- One in five U.S. adults will develop skin cancer by age 70.
- More women are developing skin cancer at an earlier age.
- Experts point to tanning beds as the main culprit for the increase in cancer rates.
- One session in a tanning bed will increase melanoma risk by about 20 percent.
More people receive skin cancer diagnoses each year than any other cancer, making it the most common form of cancer in the United States.
Nearly 1 in 5 U.S. adults will develop skin cancer by the age of 70 — a statistic that’s soaring among young women, especially white women.
New research from the American Academy of Dermatology (AAD) found that rates of melanoma — the most lethal form of skin cancer — have increased by nearly
Dangerous ultraviolet light (UV) exposure — especially from tanning beds — can significantly increase one’s chances of getting skin cancer. And because skin cancer can take years to develop, the risks may not be top of mind to many young people.
“We know the damaging effects of UV light has on our skin, especially at a young age, and we know that young women utilize indoor tanning more frequently than their male counterparts. There’s a delay in the development in skin cancer, but we see first diagnosis at younger ages,” Dr. Trevan Fischer, a surgical oncologist and assistant professor of surgical oncology at John Wayne Cancer Institute at Providence Saint John’s Health Center in Santa Monica, California, told Healthline.
Tanning beds seem to be the main culprit behind the drastic increase in skin cancer rates.
While people have been using tanning beds less frequently in recent years, an estimated
Researchers suspect that tanning bed use causes a whopping 400,000 cases of skin cancer in the United States each year.
UV exposure emitted from tanning beds is extremely intense. One session in a tanning bed can increase the risk of developing melanoma by about 20 percent, the risk of squamous cell carcinoma by about 67 percent, and the chances of getting basal cell carcinoma by about 29 percent.
While the risks don’t seem worth it, many young women ignore the warnings and continue to bake under the harmful UV rays, attributing to the significant spike in skin cancer among young women.
“We expect to see basal cell carcinomas in older patients on sun-exposed areas such as the face. We’re now seeing these same skin cancers on the abdomen and other places not regularly exposed to the sun in young women who’ve used tanning beds,” Dr. Jennifer Stein, MD, PhD, professor of dermatology at NYU Langone Health, told Healthline.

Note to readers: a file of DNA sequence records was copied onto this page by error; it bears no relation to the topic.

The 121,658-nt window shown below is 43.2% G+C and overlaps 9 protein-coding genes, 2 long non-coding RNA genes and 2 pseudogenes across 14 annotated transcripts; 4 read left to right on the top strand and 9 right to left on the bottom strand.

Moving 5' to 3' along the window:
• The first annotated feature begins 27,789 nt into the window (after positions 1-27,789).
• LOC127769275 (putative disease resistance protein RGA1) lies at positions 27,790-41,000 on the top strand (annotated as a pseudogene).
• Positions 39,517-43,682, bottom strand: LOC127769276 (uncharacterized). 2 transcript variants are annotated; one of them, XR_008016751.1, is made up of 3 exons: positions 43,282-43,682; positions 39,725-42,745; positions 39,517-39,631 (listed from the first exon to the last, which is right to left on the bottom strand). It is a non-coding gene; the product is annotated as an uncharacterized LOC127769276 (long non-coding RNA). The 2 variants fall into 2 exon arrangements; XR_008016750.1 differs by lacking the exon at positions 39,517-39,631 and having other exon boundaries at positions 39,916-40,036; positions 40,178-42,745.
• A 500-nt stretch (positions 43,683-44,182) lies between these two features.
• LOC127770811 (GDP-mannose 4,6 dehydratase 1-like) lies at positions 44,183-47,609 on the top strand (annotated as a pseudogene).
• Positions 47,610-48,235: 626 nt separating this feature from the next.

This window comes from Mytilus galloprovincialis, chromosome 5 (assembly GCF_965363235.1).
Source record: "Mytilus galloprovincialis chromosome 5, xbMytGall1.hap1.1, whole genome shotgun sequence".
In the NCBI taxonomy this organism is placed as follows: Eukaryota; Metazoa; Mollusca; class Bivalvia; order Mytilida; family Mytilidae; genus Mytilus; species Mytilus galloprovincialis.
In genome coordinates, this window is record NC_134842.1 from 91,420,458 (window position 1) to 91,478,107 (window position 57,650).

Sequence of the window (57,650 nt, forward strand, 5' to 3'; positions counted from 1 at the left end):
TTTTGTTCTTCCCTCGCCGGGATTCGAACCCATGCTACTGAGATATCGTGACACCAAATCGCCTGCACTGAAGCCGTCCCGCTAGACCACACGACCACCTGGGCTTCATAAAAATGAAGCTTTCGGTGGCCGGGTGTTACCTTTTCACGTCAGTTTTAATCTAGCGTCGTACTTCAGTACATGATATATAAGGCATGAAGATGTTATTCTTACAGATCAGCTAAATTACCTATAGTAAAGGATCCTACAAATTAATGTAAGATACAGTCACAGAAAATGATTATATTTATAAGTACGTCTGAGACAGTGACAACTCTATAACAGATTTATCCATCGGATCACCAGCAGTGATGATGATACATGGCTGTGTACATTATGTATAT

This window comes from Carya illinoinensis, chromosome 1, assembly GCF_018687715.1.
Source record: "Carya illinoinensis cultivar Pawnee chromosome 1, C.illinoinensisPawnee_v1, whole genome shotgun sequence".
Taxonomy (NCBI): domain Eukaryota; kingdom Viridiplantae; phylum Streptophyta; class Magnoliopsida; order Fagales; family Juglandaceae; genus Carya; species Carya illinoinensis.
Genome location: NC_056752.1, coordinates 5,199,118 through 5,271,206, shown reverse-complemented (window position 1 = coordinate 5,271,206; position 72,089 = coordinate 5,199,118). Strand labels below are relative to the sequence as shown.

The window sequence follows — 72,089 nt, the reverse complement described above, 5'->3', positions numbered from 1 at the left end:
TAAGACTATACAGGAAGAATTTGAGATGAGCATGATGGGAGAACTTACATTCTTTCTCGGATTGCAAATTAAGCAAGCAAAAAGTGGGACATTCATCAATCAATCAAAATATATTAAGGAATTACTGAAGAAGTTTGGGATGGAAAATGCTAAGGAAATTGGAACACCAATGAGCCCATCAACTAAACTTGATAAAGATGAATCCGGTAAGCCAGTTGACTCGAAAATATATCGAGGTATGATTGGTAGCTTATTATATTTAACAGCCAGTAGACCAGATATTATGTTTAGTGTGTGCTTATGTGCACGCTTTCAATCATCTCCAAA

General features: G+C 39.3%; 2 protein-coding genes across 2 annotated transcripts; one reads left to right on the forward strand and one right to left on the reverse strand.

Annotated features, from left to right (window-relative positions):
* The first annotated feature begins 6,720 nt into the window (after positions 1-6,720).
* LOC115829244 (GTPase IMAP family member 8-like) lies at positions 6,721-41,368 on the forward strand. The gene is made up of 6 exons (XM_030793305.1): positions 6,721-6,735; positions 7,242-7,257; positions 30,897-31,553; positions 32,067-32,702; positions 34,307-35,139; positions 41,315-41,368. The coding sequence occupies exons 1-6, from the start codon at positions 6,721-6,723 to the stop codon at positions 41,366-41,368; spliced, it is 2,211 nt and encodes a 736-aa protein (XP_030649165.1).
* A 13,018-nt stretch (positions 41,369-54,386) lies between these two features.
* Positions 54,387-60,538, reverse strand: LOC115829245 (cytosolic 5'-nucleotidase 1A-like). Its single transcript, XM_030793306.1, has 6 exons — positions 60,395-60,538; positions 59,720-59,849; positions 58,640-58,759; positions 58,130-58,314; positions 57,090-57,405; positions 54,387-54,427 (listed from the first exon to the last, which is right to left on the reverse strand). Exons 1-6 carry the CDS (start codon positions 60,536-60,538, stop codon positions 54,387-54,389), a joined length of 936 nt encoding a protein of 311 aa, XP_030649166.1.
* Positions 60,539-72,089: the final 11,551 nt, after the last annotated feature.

Health experts are most concerned that melanoma is on the rise.
“Melanoma is by far the most deadly skin cancer of the three most common forms,” Fischer said. “This is because it has the ability to spread throughout the body even when only small lesions appear on the skin.”
When it’s detected early enough, melanoma can be cured with surgery in addition to immunotherapy and targeted drugs.
However, basal and squamous cell carcinoma tend to occur later in life, but that’s changing rapidly.
These cancers usually form around areas exposed to the most sunlight — such as the head, neck, face, hands, and arms.
They’re less likely to spread to other parts of the body, but will continue to grow unless they’re surgically removed, Stein said.
Skin cancer can be tricky to spot at first, which is why it’s crucial to check your skin frequently and visit a dermatologist regularly.
The sooner you start practicing sun safety habits the better.
“The importance of sun protection early in life is critical in reducing the risk of melanoma, specifically avoiding severe or blistering sunburns,” Fischer said.
He recommends wearing sunscreen that blocks both UVA and UVB radiation and avoiding the sun during peak hours — between 10 a.m. and 4 p.m.
Opt for the shade, wear protective clothing, and reapply your sunblock every two hours or so.
Most importantly, avoid tanning beds and examine your skin regularly for any skin changes.
You don’t need to avoid the sun altogether, but you should be smart about it.
“By protecting your skin, you can still live a healthy outdoor lifestyle and be safe about the sun,” Stein said.
New research from the AAD discovered that skin cancer rates have skyrocketed among young women in recent years. The main culprit behind the spike appears to be tanning bed use.
The UV rays emitted from tanning beds are intense and damaging. Most skin cancers are preventable as long as you practice sun-safety habits and reduce your overall UV exposure.